If you come to Spain in the Spring, you must go to Las Fallas. If anything, you will see just how crazy the Spanish actually are. Never ever will you see anything like this in the United States. There are too many opportunities for someone to get hurt, a building damaged, or all hell break lose. Fallas is one big lawsuit just waiting to happen. What happens is. It’s a festival where hundreds of statue type artwork is constructed throughout the city with different themes depending on the artist/organization. Some are huge, over 20 stories huge! others are required to be under 3×3 meters. It lasts the entire month of March but the final day is when it gets really crazy. Starting at 10, all the smaller “fallas” are prepared, fireworks go off, and the little cardboard masterpieces are set on fire! The first one I saw, I couldn’t have been more than 15 feet away. I think I was actually closer than I should have, apparently some guys were warning me, “cuidado gidi!” The pyro was coming out of me and the fire was really thrilling. However, at one in the morning, after all the large fallas have burned to death, the major centerpiece of the festival in the center of the city is destroyed in a blanket of fire after a spectacular firework display. They don’t hold back here. I guess they don’t have many regulations because these fireworks were better than Disneyland’s display! Immediately when they finished, the “gidi fallas” was there one moment and then the next, it was gone, entombed in a furious fireball!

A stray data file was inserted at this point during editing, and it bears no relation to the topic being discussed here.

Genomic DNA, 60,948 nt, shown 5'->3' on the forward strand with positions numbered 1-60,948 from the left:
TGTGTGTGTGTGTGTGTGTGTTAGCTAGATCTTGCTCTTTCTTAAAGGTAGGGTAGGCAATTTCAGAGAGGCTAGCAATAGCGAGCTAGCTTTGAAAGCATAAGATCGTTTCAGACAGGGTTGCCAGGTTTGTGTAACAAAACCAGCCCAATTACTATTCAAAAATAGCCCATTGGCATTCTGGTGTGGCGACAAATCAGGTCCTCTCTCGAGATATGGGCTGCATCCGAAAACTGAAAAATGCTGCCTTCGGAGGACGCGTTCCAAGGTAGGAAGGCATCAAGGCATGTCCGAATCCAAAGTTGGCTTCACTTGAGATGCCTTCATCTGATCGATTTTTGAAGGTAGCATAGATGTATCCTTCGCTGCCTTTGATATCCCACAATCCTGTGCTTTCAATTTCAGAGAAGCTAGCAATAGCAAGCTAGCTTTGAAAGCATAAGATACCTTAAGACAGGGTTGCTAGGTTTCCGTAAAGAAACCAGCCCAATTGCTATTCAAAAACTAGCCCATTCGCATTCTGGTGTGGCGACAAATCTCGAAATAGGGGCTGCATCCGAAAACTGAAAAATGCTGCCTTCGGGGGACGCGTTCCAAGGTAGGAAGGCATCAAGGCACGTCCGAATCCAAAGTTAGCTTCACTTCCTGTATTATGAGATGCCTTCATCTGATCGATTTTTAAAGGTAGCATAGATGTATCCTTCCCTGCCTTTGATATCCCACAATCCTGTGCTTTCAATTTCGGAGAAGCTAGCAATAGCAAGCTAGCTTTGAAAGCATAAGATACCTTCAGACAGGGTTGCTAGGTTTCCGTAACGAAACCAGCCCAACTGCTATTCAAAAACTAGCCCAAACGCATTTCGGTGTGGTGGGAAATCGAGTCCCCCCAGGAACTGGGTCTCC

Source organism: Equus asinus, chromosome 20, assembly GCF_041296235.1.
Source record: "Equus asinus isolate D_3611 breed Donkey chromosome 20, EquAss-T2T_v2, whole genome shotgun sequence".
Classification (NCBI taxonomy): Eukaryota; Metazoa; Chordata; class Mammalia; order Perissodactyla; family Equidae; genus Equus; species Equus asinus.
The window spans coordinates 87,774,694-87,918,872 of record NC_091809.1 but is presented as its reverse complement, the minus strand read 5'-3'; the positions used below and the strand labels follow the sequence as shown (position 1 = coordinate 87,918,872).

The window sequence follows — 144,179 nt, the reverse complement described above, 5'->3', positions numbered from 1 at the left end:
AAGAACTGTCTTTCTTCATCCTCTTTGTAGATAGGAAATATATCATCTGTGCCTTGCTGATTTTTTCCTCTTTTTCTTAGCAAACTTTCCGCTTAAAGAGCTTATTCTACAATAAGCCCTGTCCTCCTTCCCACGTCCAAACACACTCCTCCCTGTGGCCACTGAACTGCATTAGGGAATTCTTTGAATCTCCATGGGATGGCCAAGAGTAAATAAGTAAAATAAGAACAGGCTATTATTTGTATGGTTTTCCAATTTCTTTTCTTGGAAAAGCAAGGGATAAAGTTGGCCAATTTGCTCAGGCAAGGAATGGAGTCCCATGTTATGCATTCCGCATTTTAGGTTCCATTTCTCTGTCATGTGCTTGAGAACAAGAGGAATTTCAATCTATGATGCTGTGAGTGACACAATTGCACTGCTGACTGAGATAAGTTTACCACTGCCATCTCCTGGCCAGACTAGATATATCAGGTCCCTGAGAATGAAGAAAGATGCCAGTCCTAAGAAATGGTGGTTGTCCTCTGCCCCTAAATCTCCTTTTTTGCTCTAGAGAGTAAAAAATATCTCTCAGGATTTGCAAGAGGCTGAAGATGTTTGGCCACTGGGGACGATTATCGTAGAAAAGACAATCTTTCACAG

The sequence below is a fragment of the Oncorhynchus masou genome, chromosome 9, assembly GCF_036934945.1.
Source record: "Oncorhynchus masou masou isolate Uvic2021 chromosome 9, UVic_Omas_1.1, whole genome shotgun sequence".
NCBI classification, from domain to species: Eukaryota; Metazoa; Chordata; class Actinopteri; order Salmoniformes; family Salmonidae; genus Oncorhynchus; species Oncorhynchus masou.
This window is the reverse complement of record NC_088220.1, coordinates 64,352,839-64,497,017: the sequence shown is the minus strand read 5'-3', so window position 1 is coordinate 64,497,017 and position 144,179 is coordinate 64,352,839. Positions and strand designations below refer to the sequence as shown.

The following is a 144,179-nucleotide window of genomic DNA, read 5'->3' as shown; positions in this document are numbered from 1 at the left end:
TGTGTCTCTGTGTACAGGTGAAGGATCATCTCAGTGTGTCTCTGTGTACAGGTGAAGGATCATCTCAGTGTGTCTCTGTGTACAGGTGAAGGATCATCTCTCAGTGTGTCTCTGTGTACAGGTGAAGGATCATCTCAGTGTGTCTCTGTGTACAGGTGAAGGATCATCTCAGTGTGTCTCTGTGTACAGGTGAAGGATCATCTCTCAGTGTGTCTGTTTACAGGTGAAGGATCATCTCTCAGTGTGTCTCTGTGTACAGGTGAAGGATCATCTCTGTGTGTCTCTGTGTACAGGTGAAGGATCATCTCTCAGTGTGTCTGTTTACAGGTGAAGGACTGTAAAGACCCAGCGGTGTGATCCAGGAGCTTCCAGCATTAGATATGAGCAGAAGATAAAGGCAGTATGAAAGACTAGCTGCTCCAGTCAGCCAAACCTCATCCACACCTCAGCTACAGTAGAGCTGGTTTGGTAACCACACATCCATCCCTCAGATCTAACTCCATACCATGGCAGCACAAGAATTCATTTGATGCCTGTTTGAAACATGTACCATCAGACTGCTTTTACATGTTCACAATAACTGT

Now, the end of the night was definitely the best part of the trip. However, my friends and I wanted way too long to experience these miraculous sites. We all payed 32 euros early in the semester to a program set up by the University because we were told they only limited seats available. They ended up adding I think up to five more buses. We left the city at 8:30 in the morning, had a short, sporadic, and rapid tour of a few places in the city and then taken back to the plaza at one to get a good view of the “Rhythm of Thunder”, or at least be close enough to the center were they are set off. Everyday for a month at 2 in the afternoon, a pattern of thunderous explosions go off in the center of the city. It’s so loud it makes your heart feel like it’s going to explode from your chest, very interesting and a must do. However, we waited over an hour for a five minute thunder display. After this, there wasn’t too much to do. We walked around for hours in the markets and to see the different Fallas. But we still had too much time with nothing to do. We sat around and took naps in the plazas, sat at cafes for hours, bought bunuelos (delicious fried pumpkin doughnuts) and churros. But there wasn’t enough really to do for the time we were given because the main event happened so late at night.
My suggestion: make your own trip out of Las Fallas. It’s a long weekend so you get Monday and Tuesday off. Leave either Sunday or Monday morning and stay in a hostel. Explore the city and see all the Fallas you can. Then come Tuesday, you’re able to rest and do as you wish until the main show Tuesday night. You might be able to get a train back in time for class Monday, but if you can’t, just use one of your absences. Most people skipped class anyway Wednesday because we didn’t get back to Alicante until 5 in the morning! If you’re gonna do Fallas, do it right. It’s something that’s special about Spain and the region of Valencia. Alicante has their own smaller version in June but most of us will be gone by then. So if you’re gonna go, don’t do what I did please. The trip could have been more fun than it was.